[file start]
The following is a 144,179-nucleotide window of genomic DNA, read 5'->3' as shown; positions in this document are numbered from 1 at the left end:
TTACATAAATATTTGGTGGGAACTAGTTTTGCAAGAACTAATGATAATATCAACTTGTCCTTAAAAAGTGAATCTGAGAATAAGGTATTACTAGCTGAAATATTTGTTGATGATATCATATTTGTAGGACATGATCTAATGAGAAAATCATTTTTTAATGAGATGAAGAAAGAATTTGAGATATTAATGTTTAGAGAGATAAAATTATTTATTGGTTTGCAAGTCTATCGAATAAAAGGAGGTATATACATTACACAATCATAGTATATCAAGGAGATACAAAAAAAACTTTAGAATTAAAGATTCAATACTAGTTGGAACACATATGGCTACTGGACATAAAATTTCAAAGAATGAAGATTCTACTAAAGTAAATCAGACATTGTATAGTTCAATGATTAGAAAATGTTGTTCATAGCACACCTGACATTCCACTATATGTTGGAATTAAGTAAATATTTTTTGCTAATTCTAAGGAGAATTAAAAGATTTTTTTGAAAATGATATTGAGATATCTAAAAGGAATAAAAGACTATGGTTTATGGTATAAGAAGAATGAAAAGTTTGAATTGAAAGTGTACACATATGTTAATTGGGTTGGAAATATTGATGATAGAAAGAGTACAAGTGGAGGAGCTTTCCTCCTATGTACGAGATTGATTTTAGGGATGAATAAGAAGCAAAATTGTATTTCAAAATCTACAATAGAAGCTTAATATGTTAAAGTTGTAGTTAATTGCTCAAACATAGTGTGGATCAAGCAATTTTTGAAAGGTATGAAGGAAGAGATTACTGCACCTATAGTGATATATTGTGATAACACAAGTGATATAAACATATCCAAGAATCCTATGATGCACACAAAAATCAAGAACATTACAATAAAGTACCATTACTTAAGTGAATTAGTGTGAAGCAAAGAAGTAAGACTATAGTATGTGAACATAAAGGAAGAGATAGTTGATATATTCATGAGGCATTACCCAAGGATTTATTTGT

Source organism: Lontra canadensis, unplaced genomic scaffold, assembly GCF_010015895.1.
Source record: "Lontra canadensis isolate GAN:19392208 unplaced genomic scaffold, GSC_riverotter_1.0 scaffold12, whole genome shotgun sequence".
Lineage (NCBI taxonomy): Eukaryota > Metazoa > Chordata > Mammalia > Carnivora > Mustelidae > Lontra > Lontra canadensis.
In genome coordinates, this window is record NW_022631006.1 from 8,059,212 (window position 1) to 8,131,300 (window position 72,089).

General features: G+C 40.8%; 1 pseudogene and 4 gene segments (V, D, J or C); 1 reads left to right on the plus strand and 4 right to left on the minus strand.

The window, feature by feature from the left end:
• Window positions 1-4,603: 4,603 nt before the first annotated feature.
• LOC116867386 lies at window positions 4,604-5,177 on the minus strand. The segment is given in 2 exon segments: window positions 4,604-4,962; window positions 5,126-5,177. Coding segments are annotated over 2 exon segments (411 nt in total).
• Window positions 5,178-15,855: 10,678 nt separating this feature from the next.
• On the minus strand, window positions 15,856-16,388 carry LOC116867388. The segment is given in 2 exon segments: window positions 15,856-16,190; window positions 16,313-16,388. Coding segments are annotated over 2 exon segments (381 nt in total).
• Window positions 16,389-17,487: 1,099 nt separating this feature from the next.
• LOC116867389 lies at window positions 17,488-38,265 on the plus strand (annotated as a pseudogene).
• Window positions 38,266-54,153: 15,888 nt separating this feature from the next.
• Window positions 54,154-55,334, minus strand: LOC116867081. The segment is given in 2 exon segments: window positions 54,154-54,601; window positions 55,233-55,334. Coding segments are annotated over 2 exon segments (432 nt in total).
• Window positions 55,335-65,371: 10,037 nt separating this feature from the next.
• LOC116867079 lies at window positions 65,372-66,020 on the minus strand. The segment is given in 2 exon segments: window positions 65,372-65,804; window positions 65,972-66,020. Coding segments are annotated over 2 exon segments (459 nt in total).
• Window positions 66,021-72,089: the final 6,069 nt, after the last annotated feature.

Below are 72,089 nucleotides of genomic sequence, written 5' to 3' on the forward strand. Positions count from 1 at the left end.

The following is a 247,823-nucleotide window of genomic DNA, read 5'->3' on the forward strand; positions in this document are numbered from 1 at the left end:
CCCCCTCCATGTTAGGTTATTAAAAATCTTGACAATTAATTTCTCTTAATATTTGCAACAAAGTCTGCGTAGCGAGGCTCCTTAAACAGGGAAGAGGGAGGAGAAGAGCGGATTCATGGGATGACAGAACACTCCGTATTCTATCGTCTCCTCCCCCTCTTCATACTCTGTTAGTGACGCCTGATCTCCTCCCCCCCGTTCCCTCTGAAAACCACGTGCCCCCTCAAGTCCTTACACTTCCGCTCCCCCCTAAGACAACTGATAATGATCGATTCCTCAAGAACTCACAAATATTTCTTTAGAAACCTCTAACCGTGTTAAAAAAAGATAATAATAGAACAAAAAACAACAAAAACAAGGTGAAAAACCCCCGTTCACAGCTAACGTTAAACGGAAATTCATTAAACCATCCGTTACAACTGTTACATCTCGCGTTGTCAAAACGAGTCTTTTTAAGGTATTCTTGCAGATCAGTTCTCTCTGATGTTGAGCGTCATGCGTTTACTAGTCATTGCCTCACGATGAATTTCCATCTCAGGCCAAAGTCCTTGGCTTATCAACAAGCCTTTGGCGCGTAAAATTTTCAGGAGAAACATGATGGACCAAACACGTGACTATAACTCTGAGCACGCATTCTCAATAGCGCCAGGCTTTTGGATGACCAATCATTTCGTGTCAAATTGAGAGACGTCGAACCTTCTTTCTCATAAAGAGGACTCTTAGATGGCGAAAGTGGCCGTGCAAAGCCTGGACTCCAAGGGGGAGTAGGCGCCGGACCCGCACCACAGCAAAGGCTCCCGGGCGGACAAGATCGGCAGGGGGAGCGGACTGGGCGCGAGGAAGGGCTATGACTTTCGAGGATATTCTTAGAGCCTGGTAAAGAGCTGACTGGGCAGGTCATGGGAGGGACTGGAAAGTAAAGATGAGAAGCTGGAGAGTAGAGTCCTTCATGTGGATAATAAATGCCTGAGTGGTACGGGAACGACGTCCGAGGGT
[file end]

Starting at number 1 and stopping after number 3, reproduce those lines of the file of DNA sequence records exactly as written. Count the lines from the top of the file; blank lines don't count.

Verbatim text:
The following is a 144,179-nucleotide window of genomic DNA, read 5'->3' as shown; positions in this document are numbered from 1 at the left end:
TTACATAAATATTTGGTGGGAACTAGTTTTGCAAGAACTAATGATAATATCAACTTGTCCTTAAAAAGTGAATCTGAGAATAAGGTATTACTAGCTGAAATATTTGTTGATGATATCATATTTGTAGGACATGATCTAATGAGAAAATCATTTTTTAATGAGATGAAGAAAGAATTTGAGATATTAATGTTTAGAGAGATAAAATTATTTATTGGTTTGCAAGTCTATCGAATAAAAGGAGGTATATACATTACACAATCATAGTATATCAAGGAGATACAAAAAAAACTTTAGAATTAAAGATTCAATACTAGTTGGAACACATATGGCTACTGGACATAAAATTTCAAAGAATGAAGATTCTACTAAAGTAAATCAGACATTGTATAGTTCAATGATTAGAAAATGTTGTTCATAGCACACCTGACATTCCACTATATGTTGGAATTAAGTAAATATTTTTTGCTAATTCTAAGGAGAATTAAAAGATTTTTTTGAAAATGATATTGAGATATCTAAAAGGAATAAAAGACTATGGTTTATGGTATAAGAAGAATGAAAAGTTTGAATTGAAAGTGTACACATATGTTAATTGGGTTGGAAATATTGATGATAGAAAGAGTACAAGTGGAGGAGCTTTCCTCCTATGTACGAGATTGATTTTAGGGATGAATAAGAAGCAAAATTGTATTTCAAAATCTACAATAGAAGCTTAATATGTTAAAGTTGTAGTTAATTGCTCAAACATAGTGTGGATCAAGCAATTTTTGAAAGGTATGAAGGAAGAGATTACTGCACCTATAGTGATATATTGTGATAACACAAGTGATATAAACATATCCAAGAATCCTATGATGCACACAAAAATCAAGAACATTACAATAAAGTACCATTACTTAAGTGAATTAGTGTGAAGCAAAGAAGTAAGACTATAGTATGTGAACATAAAGGAAGAGATAGTTGATATATTCATGAGGCATTACCCAAGGATTTATTTGT

Source organism: Lontra canadensis, unplaced genomic scaffold, assembly GCF_010015895.1.